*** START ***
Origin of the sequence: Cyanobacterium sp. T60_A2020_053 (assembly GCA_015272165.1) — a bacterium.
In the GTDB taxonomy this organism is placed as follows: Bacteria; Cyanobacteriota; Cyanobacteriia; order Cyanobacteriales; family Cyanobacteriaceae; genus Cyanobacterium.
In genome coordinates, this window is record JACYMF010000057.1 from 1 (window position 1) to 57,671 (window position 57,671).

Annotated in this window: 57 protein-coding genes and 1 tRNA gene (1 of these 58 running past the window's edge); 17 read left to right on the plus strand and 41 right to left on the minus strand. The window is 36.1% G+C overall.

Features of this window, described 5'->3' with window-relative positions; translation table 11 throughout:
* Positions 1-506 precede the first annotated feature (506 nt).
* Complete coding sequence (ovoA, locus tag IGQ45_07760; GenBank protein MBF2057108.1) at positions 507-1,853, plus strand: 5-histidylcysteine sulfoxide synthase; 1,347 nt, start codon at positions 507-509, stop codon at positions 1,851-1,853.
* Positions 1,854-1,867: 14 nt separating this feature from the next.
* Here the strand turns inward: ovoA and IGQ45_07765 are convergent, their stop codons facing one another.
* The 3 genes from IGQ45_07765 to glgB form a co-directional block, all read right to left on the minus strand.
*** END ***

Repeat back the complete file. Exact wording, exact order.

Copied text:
Origin of the sequence: Cyanobacterium sp. T60_A2020_053 (assembly GCA_015272165.1) — a bacterium.
In the GTDB taxonomy this organism is placed as follows: Bacteria; Cyanobacteriota; Cyanobacteriia; order Cyanobacteriales; family Cyanobacteriaceae; genus Cyanobacterium.
In genome coordinates, this window is record JACYMF010000057.1 from 1 (window position 1) to 57,671 (window position 57,671).

Annotated in this window: 57 protein-coding genes and 1 tRNA gene (1 of these 58 running past the window's edge); 17 read left to right on the plus strand and 41 right to left on the minus strand. The window is 36.1% G+C overall.

Features of this window, described 5'->3' with window-relative positions; translation table 11 throughout:
* Positions 1-506 precede the first annotated feature (506 nt).
* Complete coding sequence (ovoA, locus tag IGQ45_07760; GenBank protein MBF2057108.1) at positions 507-1,853, plus strand: 5-histidylcysteine sulfoxide synthase; 1,347 nt, start codon at positions 507-509, stop codon at positions 1,851-1,853.
* Positions 1,854-1,867: 14 nt separating this feature from the next.
* Here the strand turns inward: ovoA and IGQ45_07765 are convergent, their stop codons facing one another.
* The 3 genes from IGQ45_07765 to glgB form a co-directional block, all read right to left on the minus strand.